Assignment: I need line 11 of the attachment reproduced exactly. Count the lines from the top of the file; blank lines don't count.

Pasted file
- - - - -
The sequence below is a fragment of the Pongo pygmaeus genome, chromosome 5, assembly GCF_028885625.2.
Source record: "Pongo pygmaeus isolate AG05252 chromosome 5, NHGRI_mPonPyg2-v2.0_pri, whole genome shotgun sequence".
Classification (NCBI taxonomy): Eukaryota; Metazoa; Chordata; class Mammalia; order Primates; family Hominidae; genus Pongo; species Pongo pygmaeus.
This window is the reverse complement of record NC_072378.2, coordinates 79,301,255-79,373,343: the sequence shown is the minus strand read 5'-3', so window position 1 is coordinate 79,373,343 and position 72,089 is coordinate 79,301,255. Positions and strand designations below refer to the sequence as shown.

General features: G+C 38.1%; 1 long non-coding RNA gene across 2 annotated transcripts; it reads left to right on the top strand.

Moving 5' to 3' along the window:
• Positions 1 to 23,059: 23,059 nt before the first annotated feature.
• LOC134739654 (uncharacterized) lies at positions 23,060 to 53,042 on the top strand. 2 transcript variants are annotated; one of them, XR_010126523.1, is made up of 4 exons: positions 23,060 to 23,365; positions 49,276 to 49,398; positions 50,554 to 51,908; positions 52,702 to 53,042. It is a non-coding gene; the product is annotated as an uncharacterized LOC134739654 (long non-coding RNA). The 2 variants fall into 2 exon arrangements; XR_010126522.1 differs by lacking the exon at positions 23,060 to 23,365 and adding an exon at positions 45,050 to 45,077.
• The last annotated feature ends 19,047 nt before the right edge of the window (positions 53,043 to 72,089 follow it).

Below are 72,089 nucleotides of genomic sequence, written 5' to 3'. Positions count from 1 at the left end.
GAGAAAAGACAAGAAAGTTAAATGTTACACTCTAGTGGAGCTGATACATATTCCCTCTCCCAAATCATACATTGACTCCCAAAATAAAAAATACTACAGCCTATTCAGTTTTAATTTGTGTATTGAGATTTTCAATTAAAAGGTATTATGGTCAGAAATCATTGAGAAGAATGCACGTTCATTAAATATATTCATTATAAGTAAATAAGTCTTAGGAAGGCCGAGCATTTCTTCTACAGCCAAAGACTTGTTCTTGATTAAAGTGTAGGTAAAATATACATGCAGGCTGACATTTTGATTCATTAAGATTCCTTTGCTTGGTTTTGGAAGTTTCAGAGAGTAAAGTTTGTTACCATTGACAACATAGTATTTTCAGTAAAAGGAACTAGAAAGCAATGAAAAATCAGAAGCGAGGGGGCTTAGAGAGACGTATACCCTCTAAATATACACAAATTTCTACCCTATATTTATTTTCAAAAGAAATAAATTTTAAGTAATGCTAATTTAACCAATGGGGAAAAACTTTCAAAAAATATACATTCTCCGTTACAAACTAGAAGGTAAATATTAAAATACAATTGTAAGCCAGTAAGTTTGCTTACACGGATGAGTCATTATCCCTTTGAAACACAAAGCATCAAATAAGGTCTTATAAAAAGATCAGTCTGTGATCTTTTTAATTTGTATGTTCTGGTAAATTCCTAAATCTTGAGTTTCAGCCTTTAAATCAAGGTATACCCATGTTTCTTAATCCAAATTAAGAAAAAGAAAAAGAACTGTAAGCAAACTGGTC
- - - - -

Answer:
GAGAAAAGACAAGAAAGTTAAATGTTACACTCTAGTGGAGCTGATACATATTCCCTCTCCCAAATCATACATTGACTCCCAAAATAAAAAATACTACAGCCTATTCAGTTTTAATTTGTGTATTGAGATTTTCAATTAAAAGGTATTATGGTCAGAAATCATTGAGAAGAATGCACGTTCATTAAATATATTCATTATAAGTAAATAAGTCTTAGGAAGGCCGAGCATTTCTTCTACAGCCAAAGACTTGTTCTTGATTAAAGTGTAGGTAAAATATACATGCAGGCTGACATTTTGATTCATTAAGATTCCTTTGCTTGGTTTTGGAAGTTTCAGAGAGTAAAGTTTGTTACCATTGACAACATAGTATTTTCAGTAAAAGGAACTAGAAAGCAATGAAAAATCAGAAGCGAGGGGGCTTAGAGAGACGTATACCCTCTAAATATACACAAATTTCTACCCTATATTTATTTTCAAAAGAAATAAATTTTAAGTAATGCTAATTTAACCAATGGGGAAAAACTTTCAAAAAATATACATTCTCCGTTACAAACTAGAAGGTAAATATTAAAATACAATTGTAAGCCAGTAAGTTTGCTTACACGGATGAGTCATTATCCCTTTGAAACACAAAGCATCAAATAAGGTCTTATAAAAAGATCAGTCTGTGATCTTTTTAATTTGTATGTTCTGGTAAATTCCTAAATCTTGAGTTTCAGCCTTTAAATCAAGGTATACCCATGTTTCTTAATCCAAATTAAGAAAAAGAAAAAGAACTGTAAGCAAACTGGTC